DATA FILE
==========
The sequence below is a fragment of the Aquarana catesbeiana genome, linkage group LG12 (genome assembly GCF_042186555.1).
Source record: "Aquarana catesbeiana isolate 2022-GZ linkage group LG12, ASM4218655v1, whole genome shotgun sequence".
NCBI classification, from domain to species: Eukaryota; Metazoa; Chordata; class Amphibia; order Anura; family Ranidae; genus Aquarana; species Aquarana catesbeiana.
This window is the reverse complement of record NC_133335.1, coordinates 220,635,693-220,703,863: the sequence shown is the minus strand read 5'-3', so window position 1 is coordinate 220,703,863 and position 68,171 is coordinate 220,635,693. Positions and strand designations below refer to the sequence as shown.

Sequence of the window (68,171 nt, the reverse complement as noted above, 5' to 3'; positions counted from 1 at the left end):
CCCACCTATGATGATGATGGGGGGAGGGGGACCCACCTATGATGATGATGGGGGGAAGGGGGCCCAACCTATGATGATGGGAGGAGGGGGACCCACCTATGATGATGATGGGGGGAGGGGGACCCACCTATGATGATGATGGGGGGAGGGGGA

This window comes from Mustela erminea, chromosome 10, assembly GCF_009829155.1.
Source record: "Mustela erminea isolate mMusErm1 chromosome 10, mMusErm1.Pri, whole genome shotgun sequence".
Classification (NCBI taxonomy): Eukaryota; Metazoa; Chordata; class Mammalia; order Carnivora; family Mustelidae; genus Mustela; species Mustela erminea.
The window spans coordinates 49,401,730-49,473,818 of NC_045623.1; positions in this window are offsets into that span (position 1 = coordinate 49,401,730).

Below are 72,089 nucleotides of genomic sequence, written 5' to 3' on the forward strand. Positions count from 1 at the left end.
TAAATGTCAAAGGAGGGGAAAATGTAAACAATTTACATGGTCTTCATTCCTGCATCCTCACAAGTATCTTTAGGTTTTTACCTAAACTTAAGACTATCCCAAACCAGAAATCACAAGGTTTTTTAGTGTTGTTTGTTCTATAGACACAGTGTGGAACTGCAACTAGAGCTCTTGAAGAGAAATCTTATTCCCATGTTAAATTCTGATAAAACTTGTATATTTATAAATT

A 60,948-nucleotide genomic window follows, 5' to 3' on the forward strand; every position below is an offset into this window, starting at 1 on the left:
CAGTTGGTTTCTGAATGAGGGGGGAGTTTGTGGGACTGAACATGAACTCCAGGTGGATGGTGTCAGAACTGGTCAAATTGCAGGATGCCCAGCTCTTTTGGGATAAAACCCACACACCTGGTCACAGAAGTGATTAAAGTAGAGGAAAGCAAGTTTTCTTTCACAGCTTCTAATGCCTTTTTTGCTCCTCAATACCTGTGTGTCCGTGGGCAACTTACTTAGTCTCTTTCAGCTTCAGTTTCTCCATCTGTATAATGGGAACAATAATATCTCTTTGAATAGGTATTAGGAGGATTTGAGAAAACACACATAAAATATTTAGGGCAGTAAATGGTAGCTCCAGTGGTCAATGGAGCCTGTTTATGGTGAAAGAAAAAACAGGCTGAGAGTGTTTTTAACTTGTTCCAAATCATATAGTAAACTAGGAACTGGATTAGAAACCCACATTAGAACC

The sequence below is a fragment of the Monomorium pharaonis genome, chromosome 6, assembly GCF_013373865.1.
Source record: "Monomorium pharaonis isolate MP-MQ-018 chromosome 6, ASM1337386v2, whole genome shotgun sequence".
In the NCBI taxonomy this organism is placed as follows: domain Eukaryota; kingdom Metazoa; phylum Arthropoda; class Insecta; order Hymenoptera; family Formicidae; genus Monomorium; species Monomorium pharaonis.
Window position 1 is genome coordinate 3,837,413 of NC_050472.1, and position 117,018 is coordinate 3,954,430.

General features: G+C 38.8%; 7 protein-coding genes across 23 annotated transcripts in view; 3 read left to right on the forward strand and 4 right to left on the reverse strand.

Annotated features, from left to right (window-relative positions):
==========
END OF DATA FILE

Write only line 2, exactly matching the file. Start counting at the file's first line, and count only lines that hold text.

Source record: "Aquarana catesbeiana isolate 2022-GZ linkage group LG12, ASM4218655v1, whole genome shotgun sequence".